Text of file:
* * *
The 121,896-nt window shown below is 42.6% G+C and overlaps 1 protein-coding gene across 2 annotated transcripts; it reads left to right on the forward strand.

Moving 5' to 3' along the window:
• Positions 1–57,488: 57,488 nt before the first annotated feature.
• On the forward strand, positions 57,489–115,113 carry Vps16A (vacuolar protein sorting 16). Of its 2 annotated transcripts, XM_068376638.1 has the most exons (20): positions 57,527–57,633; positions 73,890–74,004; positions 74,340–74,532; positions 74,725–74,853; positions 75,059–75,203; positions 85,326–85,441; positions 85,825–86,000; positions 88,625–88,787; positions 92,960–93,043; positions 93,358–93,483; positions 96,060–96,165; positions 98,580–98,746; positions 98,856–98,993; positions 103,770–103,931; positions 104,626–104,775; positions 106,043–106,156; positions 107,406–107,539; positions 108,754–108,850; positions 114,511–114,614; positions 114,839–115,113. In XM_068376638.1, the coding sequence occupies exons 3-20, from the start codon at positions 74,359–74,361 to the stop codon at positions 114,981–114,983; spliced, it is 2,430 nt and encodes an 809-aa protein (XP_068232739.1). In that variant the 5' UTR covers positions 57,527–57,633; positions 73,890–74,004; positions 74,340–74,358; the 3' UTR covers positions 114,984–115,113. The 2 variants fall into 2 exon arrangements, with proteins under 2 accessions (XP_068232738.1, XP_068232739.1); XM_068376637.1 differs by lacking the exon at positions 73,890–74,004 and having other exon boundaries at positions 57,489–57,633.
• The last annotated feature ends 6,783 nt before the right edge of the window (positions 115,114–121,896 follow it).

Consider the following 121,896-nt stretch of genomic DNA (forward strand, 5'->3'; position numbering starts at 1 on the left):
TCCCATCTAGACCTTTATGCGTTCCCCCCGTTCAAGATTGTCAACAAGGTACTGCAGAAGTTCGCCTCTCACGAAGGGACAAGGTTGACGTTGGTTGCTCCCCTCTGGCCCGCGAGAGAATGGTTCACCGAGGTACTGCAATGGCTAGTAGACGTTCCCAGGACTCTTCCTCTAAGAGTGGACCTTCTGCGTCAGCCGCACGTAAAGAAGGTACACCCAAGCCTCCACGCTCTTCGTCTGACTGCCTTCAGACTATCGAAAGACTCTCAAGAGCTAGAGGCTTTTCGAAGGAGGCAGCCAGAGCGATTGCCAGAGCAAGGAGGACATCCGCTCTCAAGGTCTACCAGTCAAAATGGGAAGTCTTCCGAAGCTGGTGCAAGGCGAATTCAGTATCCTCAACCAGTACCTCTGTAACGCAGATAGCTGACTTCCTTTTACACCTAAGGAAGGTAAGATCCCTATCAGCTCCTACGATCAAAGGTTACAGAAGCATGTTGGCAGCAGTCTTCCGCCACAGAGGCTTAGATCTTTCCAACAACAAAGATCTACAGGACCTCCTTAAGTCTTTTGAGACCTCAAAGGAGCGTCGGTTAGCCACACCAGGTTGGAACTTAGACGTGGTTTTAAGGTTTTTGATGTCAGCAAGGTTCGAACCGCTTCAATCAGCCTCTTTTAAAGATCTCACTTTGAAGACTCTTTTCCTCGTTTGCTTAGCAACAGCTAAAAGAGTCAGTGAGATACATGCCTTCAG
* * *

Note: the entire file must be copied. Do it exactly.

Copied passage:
The 121,896-nt window shown below is 42.6% G+C and overlaps 1 protein-coding gene across 2 annotated transcripts; it reads left to right on the forward strand.

Moving 5' to 3' along the window:
• Positions 1–57,488: 57,488 nt before the first annotated feature.
• On the forward strand, positions 57,489–115,113 carry Vps16A (vacuolar protein sorting 16). Of its 2 annotated transcripts, XM_068376638.1 has the most exons (20): positions 57,527–57,633; positions 73,890–74,004; positions 74,340–74,532; positions 74,725–74,853; positions 75,059–75,203; positions 85,326–85,441; positions 85,825–86,000; positions 88,625–88,787; positions 92,960–93,043; positions 93,358–93,483; positions 96,060–96,165; positions 98,580–98,746; positions 98,856–98,993; positions 103,770–103,931; positions 104,626–104,775; positions 106,043–106,156; positions 107,406–107,539; positions 108,754–108,850; positions 114,511–114,614; positions 114,839–115,113. In XM_068376638.1, the coding sequence occupies exons 3-20, from the start codon at positions 74,359–74,361 to the stop codon at positions 114,981–114,983; spliced, it is 2,430 nt and encodes an 809-aa protein (XP_068232739.1). In that variant the 5' UTR covers positions 57,527–57,633; positions 73,890–74,004; positions 74,340–74,358; the 3' UTR covers positions 114,984–115,113. The 2 variants fall into 2 exon arrangements, with proteins under 2 accessions (XP_068232738.1, XP_068232739.1); XM_068376637.1 differs by lacking the exon at positions 73,890–74,004 and having other exon boundaries at positions 57,489–57,633.
• The last annotated feature ends 6,783 nt before the right edge of the window (positions 115,114–121,896 follow it).

Consider the following 121,896-nt stretch of genomic DNA (forward strand, 5'->3'; position numbering starts at 1 on the left):
TCCCATCTAGACCTTTATGCGTTCCCCCCGTTCAAGATTGTCAACAAGGTACTGCAGAAGTTCGCCTCTCACGAAGGGACAAGGTTGACGTTGGTTGCTCCCCTCTGGCCCGCGAGAGAATGGTTCACCGAGGTACTGCAATGGCTAGTAGACGTTCCCAGGACTCTTCCTCTAAGAGTGGACCTTCTGCGTCAGCCGCACGTAAAGAAGGTACACCCAAGCCTCCACGCTCTTCGTCTGACTGCCTTCAGACTATCGAAAGACTCTCAAGAGCTAGAGGCTTTTCGAAGGAGGCAGCCAGAGCGATTGCCAGAGCAAGGAGGACATCCGCTCTCAAGGTCTACCAGTCAAAATGGGAAGTCTTCCGAAGCTGGTGCAAGGCGAATTCAGTATCCTCAACCAGTACCTCTGTAACGCAGATAGCTGACTTCCTTTTACACCTAAGGAAGGTAAGATCCCTATCAGCTCCTACGATCAAAGGTTACAGAAGCATGTTGGCAGCAGTCTTCCGCCACAGAGGCTTAGATCTTTCCAACAACAAAGATCTACAGGACCTCCTTAAGTCTTTTGAGACCTCAAAGGAGCGTCGGTTAGCCACACCAGGTTGGAACTTAGACGTGGTTTTAAGGTTTTTGATGTCAGCAAGGTTCGAACCGCTTCAATCAGCCTCTTTTAAAGATCTCACTTTGAAGACTCTTTTCCTCGTTTGCTTAGCAACAGCTAAAAGAGTCAGTGAGATACATGCCTTCAG